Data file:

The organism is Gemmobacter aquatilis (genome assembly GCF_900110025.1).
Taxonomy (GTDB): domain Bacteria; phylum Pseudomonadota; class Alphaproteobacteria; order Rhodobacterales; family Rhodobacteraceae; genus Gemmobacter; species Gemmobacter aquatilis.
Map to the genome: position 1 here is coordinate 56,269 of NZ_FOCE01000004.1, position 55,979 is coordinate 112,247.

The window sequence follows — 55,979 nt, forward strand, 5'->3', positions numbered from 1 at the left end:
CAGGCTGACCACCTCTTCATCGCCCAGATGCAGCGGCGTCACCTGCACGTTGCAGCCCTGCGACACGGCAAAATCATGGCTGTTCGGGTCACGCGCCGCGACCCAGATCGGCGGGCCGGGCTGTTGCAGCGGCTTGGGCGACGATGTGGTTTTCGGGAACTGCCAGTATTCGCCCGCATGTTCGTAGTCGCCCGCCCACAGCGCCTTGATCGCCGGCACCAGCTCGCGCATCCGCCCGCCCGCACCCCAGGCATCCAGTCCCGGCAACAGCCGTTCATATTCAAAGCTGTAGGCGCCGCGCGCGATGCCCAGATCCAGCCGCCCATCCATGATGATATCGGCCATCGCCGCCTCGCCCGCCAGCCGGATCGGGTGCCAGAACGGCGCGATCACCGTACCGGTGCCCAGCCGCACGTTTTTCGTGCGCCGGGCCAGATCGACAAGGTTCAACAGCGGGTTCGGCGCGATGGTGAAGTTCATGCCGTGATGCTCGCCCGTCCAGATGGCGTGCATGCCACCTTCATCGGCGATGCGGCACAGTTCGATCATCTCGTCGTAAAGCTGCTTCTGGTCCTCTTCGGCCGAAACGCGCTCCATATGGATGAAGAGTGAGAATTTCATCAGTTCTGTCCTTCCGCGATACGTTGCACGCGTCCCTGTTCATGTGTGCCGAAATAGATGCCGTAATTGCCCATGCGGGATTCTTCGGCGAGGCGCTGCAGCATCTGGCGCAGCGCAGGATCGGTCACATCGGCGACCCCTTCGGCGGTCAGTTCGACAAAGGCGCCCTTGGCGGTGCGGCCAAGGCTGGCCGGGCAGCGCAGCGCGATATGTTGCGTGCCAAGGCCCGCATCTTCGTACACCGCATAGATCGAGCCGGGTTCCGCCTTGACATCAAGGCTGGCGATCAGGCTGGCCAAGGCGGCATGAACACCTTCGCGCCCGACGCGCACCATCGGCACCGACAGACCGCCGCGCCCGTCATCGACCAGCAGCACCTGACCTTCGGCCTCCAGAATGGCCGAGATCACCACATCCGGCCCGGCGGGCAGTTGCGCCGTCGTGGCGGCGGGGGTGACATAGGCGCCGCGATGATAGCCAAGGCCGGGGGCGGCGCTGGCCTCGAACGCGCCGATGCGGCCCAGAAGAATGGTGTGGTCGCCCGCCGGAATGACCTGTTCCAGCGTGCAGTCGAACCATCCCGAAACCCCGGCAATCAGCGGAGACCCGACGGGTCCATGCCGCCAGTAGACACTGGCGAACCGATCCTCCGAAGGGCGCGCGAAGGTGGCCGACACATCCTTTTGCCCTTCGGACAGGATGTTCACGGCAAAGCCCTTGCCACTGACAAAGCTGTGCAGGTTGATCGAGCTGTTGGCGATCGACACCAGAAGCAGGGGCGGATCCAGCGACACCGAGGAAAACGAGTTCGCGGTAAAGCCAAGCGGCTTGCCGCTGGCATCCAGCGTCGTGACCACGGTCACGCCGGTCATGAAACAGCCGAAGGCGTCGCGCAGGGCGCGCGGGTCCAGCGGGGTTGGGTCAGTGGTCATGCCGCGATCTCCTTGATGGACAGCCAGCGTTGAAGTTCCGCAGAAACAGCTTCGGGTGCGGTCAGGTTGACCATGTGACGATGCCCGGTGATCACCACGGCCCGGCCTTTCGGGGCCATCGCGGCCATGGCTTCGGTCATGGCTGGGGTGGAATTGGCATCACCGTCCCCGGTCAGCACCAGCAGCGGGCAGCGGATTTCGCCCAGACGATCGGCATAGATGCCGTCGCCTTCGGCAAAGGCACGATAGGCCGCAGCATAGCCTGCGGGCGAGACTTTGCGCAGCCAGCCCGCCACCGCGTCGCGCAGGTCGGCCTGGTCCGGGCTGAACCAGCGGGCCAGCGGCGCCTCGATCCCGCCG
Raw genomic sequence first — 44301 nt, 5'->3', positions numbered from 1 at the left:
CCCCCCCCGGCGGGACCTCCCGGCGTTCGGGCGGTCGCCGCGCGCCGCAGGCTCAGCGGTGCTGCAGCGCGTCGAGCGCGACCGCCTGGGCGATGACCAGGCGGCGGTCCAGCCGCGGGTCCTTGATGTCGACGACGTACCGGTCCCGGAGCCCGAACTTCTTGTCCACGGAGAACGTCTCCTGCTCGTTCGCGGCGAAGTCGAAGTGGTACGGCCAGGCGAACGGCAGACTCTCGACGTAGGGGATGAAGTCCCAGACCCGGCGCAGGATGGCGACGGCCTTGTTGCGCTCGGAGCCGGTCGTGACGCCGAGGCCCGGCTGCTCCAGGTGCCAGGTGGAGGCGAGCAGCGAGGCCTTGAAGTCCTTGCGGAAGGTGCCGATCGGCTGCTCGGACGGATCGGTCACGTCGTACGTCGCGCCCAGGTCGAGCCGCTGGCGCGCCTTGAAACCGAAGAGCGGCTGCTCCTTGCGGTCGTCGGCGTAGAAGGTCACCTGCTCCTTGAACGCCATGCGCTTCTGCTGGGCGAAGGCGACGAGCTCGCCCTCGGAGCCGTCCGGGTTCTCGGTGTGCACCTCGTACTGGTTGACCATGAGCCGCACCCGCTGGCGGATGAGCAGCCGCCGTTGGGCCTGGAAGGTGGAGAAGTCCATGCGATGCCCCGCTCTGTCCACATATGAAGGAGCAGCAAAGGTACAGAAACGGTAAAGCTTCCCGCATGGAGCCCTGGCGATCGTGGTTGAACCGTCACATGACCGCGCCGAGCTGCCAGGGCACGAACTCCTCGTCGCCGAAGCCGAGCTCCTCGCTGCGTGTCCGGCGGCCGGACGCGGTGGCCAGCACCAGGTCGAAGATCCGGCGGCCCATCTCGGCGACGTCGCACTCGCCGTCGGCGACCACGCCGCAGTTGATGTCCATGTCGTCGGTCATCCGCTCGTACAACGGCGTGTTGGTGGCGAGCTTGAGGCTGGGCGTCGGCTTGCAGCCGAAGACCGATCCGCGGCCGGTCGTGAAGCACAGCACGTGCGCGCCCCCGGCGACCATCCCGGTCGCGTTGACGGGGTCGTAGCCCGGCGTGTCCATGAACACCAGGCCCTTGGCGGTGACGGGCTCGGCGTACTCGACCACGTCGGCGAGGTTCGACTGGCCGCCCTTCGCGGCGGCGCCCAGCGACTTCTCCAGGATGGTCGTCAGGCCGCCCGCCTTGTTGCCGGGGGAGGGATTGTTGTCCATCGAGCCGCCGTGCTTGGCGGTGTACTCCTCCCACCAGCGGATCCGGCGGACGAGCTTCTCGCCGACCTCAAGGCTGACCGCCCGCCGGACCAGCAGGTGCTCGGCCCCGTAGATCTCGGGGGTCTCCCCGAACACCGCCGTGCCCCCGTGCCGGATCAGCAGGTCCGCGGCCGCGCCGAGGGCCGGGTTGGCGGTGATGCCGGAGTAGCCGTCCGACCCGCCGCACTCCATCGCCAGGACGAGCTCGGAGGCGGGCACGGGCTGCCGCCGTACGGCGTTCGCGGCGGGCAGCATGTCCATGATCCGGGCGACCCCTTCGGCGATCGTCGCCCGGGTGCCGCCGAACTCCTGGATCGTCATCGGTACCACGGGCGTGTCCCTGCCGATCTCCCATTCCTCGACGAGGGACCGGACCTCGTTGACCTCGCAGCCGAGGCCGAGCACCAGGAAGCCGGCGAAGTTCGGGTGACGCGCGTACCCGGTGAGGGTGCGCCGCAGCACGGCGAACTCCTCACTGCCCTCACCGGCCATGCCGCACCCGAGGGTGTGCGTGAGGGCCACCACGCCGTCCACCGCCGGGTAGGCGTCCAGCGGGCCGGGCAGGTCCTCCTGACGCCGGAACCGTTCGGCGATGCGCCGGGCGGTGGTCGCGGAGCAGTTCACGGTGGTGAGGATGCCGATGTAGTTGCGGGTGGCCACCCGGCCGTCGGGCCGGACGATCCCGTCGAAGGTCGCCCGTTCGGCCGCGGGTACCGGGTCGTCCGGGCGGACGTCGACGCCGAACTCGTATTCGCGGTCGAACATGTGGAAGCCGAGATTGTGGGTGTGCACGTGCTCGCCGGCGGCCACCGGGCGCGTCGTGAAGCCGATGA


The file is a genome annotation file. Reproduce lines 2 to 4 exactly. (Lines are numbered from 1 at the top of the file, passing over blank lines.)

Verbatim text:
Taxonomy (GTDB): domain Bacteria; phylum Pseudomonadota; class Alphaproteobacteria; order Rhodobacterales; family Rhodobacteraceae; genus Gemmobacter; species Gemmobacter aquatilis.
Map to the genome: position 1 here is coordinate 56,269 of NZ_FOCE01000004.1, position 55,979 is coordinate 112,247.

The window sequence follows — 55,979 nt, forward strand, 5'->3', positions numbered from 1 at the left end: